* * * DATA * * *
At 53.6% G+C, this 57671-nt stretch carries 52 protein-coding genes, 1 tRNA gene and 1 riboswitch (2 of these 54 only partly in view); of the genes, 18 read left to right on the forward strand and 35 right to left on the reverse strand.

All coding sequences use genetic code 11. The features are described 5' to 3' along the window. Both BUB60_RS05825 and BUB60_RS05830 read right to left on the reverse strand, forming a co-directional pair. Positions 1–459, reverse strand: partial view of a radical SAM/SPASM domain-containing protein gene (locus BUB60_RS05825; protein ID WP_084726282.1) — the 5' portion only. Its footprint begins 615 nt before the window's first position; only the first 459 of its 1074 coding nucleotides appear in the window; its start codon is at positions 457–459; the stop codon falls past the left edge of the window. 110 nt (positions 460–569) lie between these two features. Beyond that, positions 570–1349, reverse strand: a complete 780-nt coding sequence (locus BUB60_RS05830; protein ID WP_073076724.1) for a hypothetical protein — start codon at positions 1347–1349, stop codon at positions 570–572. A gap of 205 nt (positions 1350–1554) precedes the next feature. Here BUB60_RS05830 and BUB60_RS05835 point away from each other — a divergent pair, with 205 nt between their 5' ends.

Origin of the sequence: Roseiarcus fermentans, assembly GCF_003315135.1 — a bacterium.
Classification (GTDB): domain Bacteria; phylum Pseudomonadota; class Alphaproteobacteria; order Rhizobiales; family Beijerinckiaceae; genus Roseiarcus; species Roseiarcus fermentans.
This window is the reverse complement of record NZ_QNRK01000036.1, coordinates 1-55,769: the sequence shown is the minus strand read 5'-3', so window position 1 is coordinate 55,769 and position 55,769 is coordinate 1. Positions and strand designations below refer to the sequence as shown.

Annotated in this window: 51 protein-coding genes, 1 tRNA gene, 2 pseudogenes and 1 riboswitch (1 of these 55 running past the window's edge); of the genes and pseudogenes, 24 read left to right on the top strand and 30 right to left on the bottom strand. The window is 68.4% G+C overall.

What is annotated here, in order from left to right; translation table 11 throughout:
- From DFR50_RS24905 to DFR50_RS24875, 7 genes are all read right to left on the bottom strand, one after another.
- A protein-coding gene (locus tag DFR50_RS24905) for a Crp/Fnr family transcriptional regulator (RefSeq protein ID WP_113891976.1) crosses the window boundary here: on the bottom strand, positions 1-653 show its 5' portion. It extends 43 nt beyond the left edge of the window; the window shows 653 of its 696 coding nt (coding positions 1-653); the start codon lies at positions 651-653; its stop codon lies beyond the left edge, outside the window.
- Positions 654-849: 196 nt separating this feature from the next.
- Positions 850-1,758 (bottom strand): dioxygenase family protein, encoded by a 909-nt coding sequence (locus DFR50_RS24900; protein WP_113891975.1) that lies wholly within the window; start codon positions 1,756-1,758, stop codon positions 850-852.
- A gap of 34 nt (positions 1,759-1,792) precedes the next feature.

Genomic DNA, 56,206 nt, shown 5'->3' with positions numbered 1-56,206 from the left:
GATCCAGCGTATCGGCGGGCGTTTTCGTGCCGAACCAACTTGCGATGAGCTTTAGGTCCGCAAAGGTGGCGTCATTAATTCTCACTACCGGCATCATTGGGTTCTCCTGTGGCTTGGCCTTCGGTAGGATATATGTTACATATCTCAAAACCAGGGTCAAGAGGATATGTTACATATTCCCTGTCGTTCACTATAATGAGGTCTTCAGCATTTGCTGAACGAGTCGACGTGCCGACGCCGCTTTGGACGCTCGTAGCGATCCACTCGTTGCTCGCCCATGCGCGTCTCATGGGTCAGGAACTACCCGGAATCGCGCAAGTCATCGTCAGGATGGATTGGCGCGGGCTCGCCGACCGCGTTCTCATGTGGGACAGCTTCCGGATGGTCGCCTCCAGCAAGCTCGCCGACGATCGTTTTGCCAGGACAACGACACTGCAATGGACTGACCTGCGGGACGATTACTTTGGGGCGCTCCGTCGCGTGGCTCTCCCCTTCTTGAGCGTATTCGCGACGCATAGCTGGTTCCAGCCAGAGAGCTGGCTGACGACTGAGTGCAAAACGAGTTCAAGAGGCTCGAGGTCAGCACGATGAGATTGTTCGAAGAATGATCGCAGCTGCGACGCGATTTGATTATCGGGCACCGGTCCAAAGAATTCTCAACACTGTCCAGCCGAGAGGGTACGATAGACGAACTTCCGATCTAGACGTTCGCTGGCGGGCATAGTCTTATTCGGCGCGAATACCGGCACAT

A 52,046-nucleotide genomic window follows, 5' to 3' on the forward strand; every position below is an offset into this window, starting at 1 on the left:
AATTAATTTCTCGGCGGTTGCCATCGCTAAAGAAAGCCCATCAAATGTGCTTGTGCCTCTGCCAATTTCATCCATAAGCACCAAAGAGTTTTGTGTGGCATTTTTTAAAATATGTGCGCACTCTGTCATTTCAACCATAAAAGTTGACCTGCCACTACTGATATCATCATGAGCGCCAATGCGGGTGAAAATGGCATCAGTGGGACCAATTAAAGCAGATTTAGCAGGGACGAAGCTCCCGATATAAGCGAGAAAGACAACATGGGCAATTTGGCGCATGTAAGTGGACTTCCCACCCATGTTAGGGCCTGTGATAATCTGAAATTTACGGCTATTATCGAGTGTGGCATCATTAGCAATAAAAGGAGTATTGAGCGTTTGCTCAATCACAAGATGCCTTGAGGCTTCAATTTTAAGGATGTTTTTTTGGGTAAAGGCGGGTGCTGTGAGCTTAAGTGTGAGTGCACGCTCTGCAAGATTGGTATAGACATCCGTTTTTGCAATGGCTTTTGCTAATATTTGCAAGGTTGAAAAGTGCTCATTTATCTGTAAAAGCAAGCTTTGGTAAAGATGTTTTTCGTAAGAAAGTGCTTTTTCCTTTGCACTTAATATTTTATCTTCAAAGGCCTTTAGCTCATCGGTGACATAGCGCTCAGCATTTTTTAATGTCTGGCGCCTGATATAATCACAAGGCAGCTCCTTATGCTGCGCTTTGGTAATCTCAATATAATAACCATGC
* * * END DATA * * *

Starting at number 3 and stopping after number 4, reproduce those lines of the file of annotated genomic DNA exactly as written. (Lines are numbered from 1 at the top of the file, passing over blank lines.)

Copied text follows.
Origin of the sequence: Roseiarcus fermentans, assembly GCF_003315135.1 — a bacterium.
Classification (GTDB): domain Bacteria; phylum Pseudomonadota; class Alphaproteobacteria; order Rhizobiales; family Beijerinckiaceae; genus Roseiarcus; species Roseiarcus fermentans.